This one’s pretty obvious if you’ve seen any MMA or UFC fights. It looks like brutal combat in that ring. MMA fighters are prone to four main types of injuries: fractures, jammed fingers, torn knee ligaments and concussions. It’s not uncommon to see ACL, PCL or MCL tears. If you’re not familiar with the knee ligaments, just know that: OUCH!
Concussions are extremely common because MMA fighters don’t wear protective headgear, and some head and neck blows are completely legal! People have died in Mixed Martial Arts fights. Died! That’s how much of a beating these people are subjected to when they step into the ring.
Damaging carbon buildup causes significant problems in three major areas: injectors, the intake and in combustion chambers.
Many of these problems are due to the location of the injector. Constantly exposed to the extreme elements of the combustion chamber, injectors can quickly plug with carbon deposits that affect the fuel spray. Carbon deposits are then baked and adhered to piston tops because the injectors are not in a position to spray them clean.
And due to the injector location inside the combustion chamber, fuel doesn’t wash over the intake valves to protect them from further deposit buildup. In fact, if you wait until the first oil change, over thousands of miles, these valves aren’t cleaned at all!
The intake valves are nestled at the bottom of a very complex intake manifold just above the combustion chamber. As a result, hydrocarbon deposits build quickly and bake onto the backs of valves.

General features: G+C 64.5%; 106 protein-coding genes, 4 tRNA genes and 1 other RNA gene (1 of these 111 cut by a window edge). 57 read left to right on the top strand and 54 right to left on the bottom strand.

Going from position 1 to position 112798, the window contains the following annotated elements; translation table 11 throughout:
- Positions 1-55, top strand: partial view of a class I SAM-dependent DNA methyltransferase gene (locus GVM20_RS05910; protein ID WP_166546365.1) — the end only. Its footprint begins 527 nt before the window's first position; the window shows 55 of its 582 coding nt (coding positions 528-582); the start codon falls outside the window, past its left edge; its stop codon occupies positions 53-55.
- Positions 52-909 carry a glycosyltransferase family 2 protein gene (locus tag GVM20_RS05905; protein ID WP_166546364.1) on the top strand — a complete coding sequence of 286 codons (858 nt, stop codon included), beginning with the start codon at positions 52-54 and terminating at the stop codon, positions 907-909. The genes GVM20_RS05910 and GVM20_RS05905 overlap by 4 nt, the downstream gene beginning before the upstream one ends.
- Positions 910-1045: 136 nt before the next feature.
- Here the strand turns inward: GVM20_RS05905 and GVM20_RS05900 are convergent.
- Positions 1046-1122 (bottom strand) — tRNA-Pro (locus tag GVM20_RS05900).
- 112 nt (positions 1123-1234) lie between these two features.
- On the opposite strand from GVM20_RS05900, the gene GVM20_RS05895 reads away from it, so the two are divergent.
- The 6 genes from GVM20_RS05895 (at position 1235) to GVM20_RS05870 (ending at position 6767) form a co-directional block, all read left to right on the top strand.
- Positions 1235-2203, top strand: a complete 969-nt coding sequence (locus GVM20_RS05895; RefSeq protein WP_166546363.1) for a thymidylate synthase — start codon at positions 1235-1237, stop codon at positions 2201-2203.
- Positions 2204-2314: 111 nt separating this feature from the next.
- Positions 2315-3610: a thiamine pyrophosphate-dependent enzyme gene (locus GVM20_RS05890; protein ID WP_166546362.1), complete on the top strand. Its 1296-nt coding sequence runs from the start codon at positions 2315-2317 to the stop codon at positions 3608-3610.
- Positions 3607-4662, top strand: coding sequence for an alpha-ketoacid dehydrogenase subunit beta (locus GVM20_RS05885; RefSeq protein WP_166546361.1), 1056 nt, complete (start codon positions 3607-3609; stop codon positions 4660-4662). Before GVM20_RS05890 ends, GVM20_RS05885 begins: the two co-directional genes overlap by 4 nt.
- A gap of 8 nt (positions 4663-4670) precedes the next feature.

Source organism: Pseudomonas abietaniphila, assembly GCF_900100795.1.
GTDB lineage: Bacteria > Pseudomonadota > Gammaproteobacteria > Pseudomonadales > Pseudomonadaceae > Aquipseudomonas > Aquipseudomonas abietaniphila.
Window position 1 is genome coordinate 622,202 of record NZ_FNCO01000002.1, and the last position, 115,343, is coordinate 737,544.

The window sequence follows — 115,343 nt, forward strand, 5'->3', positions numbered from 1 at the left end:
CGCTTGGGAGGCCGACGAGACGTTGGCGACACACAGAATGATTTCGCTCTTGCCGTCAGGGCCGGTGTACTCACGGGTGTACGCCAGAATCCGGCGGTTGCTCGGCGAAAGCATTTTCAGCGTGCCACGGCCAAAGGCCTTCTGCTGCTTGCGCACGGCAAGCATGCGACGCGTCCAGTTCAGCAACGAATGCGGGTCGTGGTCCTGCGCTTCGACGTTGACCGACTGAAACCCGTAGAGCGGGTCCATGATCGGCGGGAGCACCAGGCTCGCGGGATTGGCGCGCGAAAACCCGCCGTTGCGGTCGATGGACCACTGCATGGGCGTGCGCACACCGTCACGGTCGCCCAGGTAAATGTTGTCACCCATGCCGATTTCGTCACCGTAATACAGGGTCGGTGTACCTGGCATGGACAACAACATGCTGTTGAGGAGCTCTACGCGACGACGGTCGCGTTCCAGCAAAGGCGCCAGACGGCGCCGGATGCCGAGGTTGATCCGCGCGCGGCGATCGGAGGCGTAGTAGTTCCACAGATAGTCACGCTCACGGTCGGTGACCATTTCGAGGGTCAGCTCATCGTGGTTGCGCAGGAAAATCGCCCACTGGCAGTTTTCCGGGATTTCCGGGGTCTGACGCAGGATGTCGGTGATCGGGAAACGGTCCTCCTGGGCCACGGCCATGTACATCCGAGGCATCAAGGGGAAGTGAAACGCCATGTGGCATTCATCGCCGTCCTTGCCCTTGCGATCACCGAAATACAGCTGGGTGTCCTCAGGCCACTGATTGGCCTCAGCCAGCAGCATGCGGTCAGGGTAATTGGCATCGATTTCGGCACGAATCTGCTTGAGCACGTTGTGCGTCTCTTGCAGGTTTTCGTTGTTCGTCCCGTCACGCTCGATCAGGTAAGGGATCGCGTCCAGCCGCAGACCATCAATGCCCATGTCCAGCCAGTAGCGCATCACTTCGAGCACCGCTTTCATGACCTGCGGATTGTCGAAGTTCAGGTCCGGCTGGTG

It’s only a matter of time before the GDI engine performs like, well… an MMA fighter with a concussion.
An MMA fighter with great defense gets hurt less and lasts longer. Primary defense starts with three main tactics: Avoid getting hit, reduce the impact of the punch, and maintain impeccable physical and mental condition.
Conditioning to be an MMA fighter is complicated, challenging and extremely intense… but it’s absolutely necessary for any fighter who wants to do well (i.e., all of them.)
Due to deposit buildup in injectors, intake ports and valves, and combustion chambers, drivers with new GDI vehicles have seen performance loss, efficiency drops, and increased emissions in as early as 3,000 miles!
It’s up to you to educate your GDI customers about their sophisticated engines and the problems that may ensue, if proper defense tactics (maintenance) are neglected.
For the most effective deposit cleanup, a professional fuel/air service addresses carbon buildup through two routes: the intake and the fuel rail. If you are not paying particular attention to the GDI engines in your service bay, you’re missing a major opportunity; or worse, you’re doing your customers an injustice.
GDI engines are complex machines, but unlike MMA Fighting, defense against GDI problems doesn’t have to be difficult or painful.
By Danielle Wallace
BG Content Strategy Manager
Danielle manages all content for the bgprod.com website, social media and advertising. She’s contributed articles on marketing to women, social media, advisor training and customer service to automotive publications including Fixed Ops and National Oil and Lube News. She’s been studying MMA fighters since college and GDI since 2010.